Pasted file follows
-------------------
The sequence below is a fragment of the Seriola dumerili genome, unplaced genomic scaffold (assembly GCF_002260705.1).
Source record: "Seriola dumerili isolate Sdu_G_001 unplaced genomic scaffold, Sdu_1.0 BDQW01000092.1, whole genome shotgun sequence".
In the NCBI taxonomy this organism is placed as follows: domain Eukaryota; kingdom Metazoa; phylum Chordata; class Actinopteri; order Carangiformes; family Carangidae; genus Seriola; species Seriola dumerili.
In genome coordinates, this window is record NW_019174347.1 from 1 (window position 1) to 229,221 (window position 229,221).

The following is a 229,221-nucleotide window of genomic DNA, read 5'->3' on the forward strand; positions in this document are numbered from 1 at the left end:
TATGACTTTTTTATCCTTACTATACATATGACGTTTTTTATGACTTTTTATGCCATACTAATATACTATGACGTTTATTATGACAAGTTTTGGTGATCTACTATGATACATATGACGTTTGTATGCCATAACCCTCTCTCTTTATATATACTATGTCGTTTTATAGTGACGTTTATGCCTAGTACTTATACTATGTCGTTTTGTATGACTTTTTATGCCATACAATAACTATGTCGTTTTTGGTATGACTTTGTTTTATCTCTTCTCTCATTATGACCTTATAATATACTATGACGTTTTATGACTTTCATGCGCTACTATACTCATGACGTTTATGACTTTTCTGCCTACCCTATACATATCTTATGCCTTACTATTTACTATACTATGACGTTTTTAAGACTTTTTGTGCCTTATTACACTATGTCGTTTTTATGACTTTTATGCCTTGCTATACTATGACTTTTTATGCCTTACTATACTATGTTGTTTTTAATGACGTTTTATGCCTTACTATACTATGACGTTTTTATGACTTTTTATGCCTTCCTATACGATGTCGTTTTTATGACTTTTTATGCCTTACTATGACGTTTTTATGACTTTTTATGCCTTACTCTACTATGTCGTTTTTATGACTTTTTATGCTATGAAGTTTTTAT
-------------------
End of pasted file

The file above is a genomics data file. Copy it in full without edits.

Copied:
The sequence below is a fragment of the Seriola dumerili genome, unplaced genomic scaffold (assembly GCF_002260705.1).
Source record: "Seriola dumerili isolate Sdu_G_001 unplaced genomic scaffold, Sdu_1.0 BDQW01000092.1, whole genome shotgun sequence".
In the NCBI taxonomy this organism is placed as follows: domain Eukaryota; kingdom Metazoa; phylum Chordata; class Actinopteri; order Carangiformes; family Carangidae; genus Seriola; species Seriola dumerili.
In genome coordinates, this window is record NW_019174347.1 from 1 (window position 1) to 229,221 (window position 229,221).

The following is a 229,221-nucleotide window of genomic DNA, read 5'->3' on the forward strand; positions in this document are numbered from 1 at the left end:
TATGACTTTTTTATCCTTACTATACATATGACGTTTTTTATGACTTTTTATGCCATACTAATATACTATGACGTTTATTATGACAAGTTTTGGTGATCTACTATGATACATATGACGTTTGTATGCCATAACCCTCTCTCTTTATATATACTATGTCGTTTTATAGTGACGTTTATGCCTAGTACTTATACTATGTCGTTTTGTATGACTTTTTATGCCATACAATAACTATGTCGTTTTTGGTATGACTTTGTTTTATCTCTTCTCTCATTATGACCTTATAATATACTATGACGTTTTATGACTTTCATGCGCTACTATACTCATGACGTTTATGACTTTTCTGCCTACCCTATACATATCTTATGCCTTACTATTTACTATACTATGACGTTTTTAAGACTTTTTGTGCCTTATTACACTATGTCGTTTTTATGACTTTTATGCCTTGCTATACTATGACTTTTTATGCCTTACTATACTATGTTGTTTTTAATGACGTTTTATGCCTTACTATACTATGACGTTTTTATGACTTTTTATGCCTTCCTATACGATGTCGTTTTTATGACTTTTTATGCCTTACTATGACGTTTTTATGACTTTTTATGCCTTACTCTACTATGTCGTTTTTATGACTTTTTATGCTATGAAGTTTTTAT